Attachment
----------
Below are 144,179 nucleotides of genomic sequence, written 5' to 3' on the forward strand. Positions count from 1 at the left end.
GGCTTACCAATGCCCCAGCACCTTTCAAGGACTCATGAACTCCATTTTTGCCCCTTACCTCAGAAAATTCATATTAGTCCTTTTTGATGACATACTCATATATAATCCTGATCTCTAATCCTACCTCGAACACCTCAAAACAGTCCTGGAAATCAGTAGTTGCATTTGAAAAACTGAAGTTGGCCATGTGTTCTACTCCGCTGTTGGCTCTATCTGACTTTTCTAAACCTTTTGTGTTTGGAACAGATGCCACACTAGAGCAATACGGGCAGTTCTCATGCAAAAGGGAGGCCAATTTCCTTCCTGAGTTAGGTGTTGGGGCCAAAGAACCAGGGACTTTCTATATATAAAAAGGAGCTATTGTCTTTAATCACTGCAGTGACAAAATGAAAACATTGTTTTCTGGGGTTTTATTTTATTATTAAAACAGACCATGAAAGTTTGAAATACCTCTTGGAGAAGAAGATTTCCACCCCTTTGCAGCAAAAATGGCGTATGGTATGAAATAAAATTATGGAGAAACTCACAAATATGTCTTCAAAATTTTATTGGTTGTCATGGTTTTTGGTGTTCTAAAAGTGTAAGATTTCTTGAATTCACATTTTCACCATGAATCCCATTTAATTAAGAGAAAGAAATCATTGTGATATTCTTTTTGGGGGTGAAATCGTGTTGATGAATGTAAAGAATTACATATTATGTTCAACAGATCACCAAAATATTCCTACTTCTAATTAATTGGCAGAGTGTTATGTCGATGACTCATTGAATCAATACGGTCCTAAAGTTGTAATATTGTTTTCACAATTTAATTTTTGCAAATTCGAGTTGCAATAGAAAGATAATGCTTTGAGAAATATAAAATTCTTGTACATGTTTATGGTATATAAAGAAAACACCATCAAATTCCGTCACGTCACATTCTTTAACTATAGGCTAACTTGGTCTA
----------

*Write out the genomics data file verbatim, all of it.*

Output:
Below are 144,179 nucleotides of genomic sequence, written 5' to 3' on the forward strand. Positions count from 1 at the left end.
GGCTTACCAATGCCCCAGCACCTTTCAAGGACTCATGAACTCCATTTTTGCCCCTTACCTCAGAAAATTCATATTAGTCCTTTTTGATGACATACTCATATATAATCCTGATCTCTAATCCTACCTCGAACACCTCAAAACAGTCCTGGAAATCAGTAGTTGCATTTGAAAAACTGAAGTTGGCCATGTGTTCTACTCCGCTGTTGGCTCTATCTGACTTTTCTAAACCTTTTGTGTTTGGAACAGATGCCACACTAGAGCAATACGGGCAGTTCTCATGCAAAAGGGAGGCCAATTTCCTTCCTGAGTTAGGTGTTGGGGCCAAAGAACCAGGGACTTTCTATATATAAAAAGGAGCTATTGTCTTTAATCACTGCAGTGACAAAATGAAAACATTGTTTTCTGGGGTTTTATTTTATTATTAAAACAGACCATGAAAGTTTGAAATACCTCTTGGAGAAGAAGATTTCCACCCCTTTGCAGCAAAAATGGCGTATGGTATGAAATAAAATTATGGAGAAACTCACAAATATGTCTTCAAAATTTTATTGGTTGTCATGGTTTTTGGTGTTCTAAAAGTGTAAGATTTCTTGAATTCACATTTTCACCATGAATCCCATTTAATTAAGAGAAAGAAATCATTGTGATATTCTTTTTGGGGGTGAAATCGTGTTGATGAATGTAAAGAATTACATATTATGTTCAACAGATCACCAAAATATTCCTACTTCTAATTAATTGGCAGAGTGTTATGTCGATGACTCATTGAATCAATACGGTCCTAAAGTTGTAATATTGTTTTCACAATTTAATTTTTGCAAATTCGAGTTGCAATAGAAAGATAATGCTTTGAGAAATATAAAATTCTTGTACATGTTTATGGTATATAAAGAAAACACCATCAAATTCCGTCACGTCACATTCTTTAACTATAGGCTAACTTGGTCTA